By Peggy Diaco
They are pretty and colorful like a butterfly, but don’t let that fool you. The Spotted Lanternfly is the newest insect to invade the United States from India and China.
Discovered in Berks County, Pa. in 2014, the Pennsylvania Department of Agriculture (PDA) is on the lookout for the insect here in Monroe County.
According to the PDA website, Spotted Lanternflies could possibly be harmful to cultivated grape vines, fruit trees, and some hardwood species of trees.
This could have a bad effect on many of the area wineries as well as farms.
The PDA has issued a quarantine to try to restrict the movement of the insect.
“Whenever we have a bad pest in our country – the majority of the time it is introduced from another country,” said Dr. Matthew Wallace, Professor of Biological Sciences at East Stroudsburg University.
Dr. Wallace was recently featured on a news segment of WBRE reporting on the insect invasion.
“The Spotted Lanternfly’s potential impact on grapes and fruit trees is still unknown,” said Dr. Wallace. “You have to do a lot of research; you don’t know the total impact until you do.”
Dr. Wallace explained that once that research is complete, an integrated pest management (IPM) plan can be implemented. That doesn’t necessarily mean pesticides.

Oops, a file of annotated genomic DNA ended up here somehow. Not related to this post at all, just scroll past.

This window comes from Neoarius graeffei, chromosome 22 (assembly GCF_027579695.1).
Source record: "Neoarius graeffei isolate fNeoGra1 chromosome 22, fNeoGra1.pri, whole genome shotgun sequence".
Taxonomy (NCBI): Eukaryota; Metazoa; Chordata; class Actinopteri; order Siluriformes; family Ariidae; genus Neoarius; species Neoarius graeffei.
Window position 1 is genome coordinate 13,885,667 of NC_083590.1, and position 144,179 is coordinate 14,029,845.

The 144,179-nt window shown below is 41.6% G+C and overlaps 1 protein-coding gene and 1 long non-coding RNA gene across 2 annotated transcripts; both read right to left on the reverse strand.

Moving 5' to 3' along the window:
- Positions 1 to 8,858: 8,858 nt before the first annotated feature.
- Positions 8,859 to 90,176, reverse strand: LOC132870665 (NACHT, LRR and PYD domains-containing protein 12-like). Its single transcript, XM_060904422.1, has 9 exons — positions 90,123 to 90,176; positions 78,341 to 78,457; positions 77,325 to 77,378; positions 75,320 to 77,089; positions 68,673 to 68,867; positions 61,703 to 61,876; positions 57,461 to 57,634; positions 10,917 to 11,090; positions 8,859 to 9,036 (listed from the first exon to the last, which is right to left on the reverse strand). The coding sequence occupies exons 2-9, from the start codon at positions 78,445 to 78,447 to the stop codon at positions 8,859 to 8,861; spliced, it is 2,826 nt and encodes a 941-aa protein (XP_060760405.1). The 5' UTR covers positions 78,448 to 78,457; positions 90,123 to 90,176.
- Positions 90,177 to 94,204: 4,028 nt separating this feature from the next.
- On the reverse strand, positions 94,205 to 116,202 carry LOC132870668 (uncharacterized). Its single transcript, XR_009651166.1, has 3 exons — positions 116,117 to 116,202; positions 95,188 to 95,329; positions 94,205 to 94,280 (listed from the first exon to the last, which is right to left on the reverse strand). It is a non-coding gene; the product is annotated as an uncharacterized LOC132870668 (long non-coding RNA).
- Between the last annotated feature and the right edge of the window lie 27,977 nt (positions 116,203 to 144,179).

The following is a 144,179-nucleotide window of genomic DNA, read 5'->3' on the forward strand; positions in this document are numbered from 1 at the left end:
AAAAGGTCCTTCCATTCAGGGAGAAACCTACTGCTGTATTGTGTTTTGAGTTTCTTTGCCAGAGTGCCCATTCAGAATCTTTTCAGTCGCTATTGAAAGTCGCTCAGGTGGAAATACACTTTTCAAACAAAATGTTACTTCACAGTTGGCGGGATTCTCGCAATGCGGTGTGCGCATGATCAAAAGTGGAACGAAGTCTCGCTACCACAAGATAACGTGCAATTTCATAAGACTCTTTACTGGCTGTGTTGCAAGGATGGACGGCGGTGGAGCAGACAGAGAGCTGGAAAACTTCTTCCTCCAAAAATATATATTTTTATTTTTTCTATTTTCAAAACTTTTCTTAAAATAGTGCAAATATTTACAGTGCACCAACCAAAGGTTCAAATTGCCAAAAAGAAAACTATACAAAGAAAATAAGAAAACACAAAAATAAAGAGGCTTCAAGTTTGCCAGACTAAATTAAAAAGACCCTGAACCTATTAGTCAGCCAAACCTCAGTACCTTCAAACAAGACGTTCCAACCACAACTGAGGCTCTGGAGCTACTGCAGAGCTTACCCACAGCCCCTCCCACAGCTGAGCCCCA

The University of California Agriculture and Natural Resource website states that an IPM is an “ecosystem-based strategy that focuses on long-term prevention of pests through a combination of techniques.
With IPM, you take actions such as growing a healthy crop that can withstand pest attacks or caulking cracks which prevent insects from entering.”
“In their natural environment there are predators to keep the insects under control, such as animals that eat them or parasites that invade their bodies and kill them,” said Dr. Wallace. “Those predators do not necessarily exist in the United States.”
The PDA is asking the residents of Monroe County to help in spotting this invading alien. As shown in the photo, the adult Spotted Lanternfly is adorned in colorful shades of red, yellow, gray and black.
“The Spotted Lanternfly is a plant hopper. It does not sting, but if it lands on you, it might probe you to see if you are a plant,” Dr. Wallace stated.
John Baker, Spotted Lanternfly Project Coordinator at the PDA in Harrisburg stated in an email that any reported sightings of Spotted Lanternfly or Spotted Lanternfly eggs should be reported to their invasive species hotline: 1-866-253-7189 or to their email: Badbug@pa.gov.
For more information about the Spotted Lanternfly you can go to the PDA website:
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